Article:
(Bloomberg) -- For equity investors transfixed by a debt-ceiling standoff that risks pushing the US government into an unprecedented default, an analytical principle tied to insolvency is working like a charm.

The more debt a company uses to finance its operations, the worse off its shares have done this month. The momentum picked up this week as tensions in Washington mounted, leaving a basket of stocks with the lowest leverage on track for its second-best month since March 2020 relative to a basket of firms with the riskiest balance sheets.

The divergence reflects growing concern about potential market chaos should the White House and Congress fail to increase the debt cap before early June, when Treasury Secretary Janet Yellen has said her department may run out of cash. While the entire stock market is likely to take a hit should the worst-case scenario materialize, companies with the strongest finances stand to suffer less.

“During times of uncertainty, you often go where you feel the most comfortable,” said Michael Matousek, head trader at US Global Investors. “That’s what we’re seeing in the stock market right now. For some people, being in a blue-chip or safe-haven company provides a much-needed sense of safety.”

Of course, it’s not all about the debt limit. Speculation that the Federal Reserve will raise interest rates further is also worrisome for companies with loans to repay and potentially roll over.

But the impasse in Washington has captivated Wall Street recently, depressing investor sentiment. While performance charts hardly scream outright danger — the S&P 500 Index just logged its highest close of 2023 — the stock-market split between companies of different credit quality signals a rotation beneath the surface.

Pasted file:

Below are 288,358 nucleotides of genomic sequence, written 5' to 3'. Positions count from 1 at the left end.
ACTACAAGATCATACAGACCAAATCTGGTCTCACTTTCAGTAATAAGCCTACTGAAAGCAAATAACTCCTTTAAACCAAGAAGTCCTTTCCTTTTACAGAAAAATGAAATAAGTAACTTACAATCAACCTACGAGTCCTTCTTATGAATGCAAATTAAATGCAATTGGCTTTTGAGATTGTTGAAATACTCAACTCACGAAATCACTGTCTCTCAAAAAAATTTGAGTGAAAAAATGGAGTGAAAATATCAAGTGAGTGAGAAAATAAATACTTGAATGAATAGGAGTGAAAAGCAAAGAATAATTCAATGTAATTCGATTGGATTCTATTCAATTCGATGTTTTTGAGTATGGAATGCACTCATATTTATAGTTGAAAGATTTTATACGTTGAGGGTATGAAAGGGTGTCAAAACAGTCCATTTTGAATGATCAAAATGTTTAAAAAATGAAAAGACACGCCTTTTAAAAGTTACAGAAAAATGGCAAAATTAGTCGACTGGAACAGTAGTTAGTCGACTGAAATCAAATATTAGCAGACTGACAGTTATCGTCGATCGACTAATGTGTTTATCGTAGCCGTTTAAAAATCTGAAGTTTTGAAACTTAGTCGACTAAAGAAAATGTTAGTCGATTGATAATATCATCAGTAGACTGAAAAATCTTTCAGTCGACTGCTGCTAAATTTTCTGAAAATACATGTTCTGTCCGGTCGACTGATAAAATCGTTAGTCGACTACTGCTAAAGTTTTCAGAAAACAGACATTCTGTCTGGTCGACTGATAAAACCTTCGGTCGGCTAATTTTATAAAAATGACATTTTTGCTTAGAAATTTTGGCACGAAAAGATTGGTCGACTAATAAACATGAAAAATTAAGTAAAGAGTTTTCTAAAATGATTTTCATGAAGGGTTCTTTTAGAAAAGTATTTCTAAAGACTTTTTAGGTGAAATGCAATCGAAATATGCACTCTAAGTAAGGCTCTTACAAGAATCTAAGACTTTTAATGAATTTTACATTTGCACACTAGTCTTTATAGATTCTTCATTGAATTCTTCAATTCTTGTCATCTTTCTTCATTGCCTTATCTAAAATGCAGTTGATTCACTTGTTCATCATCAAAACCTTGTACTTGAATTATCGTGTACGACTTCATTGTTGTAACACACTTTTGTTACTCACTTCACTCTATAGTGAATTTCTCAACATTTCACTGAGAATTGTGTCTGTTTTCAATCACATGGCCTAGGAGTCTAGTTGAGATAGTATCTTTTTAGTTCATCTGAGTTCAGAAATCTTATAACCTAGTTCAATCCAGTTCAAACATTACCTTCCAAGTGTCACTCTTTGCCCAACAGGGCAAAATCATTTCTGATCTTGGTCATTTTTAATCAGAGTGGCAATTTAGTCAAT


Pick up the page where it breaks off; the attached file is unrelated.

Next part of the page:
An equal-weighted index of US-listed stocks with the lowest leverage has outperformed a gauge tracking high-leverage counterparts by 6.6 percentage points in May, data compiled by Barclays Plc show. Since the pandemic rocked markets in early 2020, the gap has only been wider in June 2022, when stocks took a drubbing as the Fed’s jumbo rate increases kicked in. 

Few investors, if any, expect the US to default. Bloomberg Intelligence sees a less than 1% probability that America will delay its payments. 

Read More: Yellen’s X-Date Risk Is Real If No Deal, Debt-Limit Model Shows

But the risk is that stocks crater broadly if lawmakers fail to enact an agreement in time. Should that happen, DataTrek Research Inc. strategists recommend watching some key levels in the S&P 500 to see if it finds support on the way down. One is 3,840, where it started the year, and the other is 3,783, which it hit on Dec. 28 when the Nasdaq 100 posted its lowest close since 2020.

The S&P 500 rose 0.3% to 4,205 this week, while the Cboe VIX Index — the market’s so-called fear gauge — closed at 17.95 after rising above 20 on Wednesday for the first time in three weeks. 

This year’s rally in the S&P 500 has been driven almost exclusively by Big Tech, and that narrow participation makes it particularly sensitive to a rapid selloff should the debt-ceiling negotiations flounder. Only about 20% of the gauge’s members have outperformed the overall benchmark on a three-month trailing basis as of Thursday, the smallest proportion since 2000, data compiled by Piper Sandler show. 

“The market is extended and is due to pullback irrespective of any debt-ceiling headline,” said Adam Sarhan, founder of 50 Park Investments. “Big Tech is doing its best to lift indexes, but if there’s not more participation in other industries, another leg lower could easily be triggered.”

To Morgan Stanley Investment Management’s Andrew Slimmon, however, a debt-limit resolution eventually opens the door for stocks to rally in the latter part of 2023. The S&P 500 could rise toward 4,600 into year-end as markets price in an earnings recovery in 2024 and more investors get drawn in, he said.

Over at Bank of America Corp., some clients are refraining from putting money into the stock market until the impasse is over.  

“I can’t even count at this point the number of investors that we’ve spoken to who have capital to deploy but are waiting until we get past that calendar date,” Savita Subramanian, head of US equity and quantitative strategy at the firm, told Bloomberg Radio. 

“The prevailing assumption even amongst the bears is that even under a protracted deliberation and brinkmanship we get a resolution, so the market sells off and comes right back,” she said.

--With assistance from Madison Mills.

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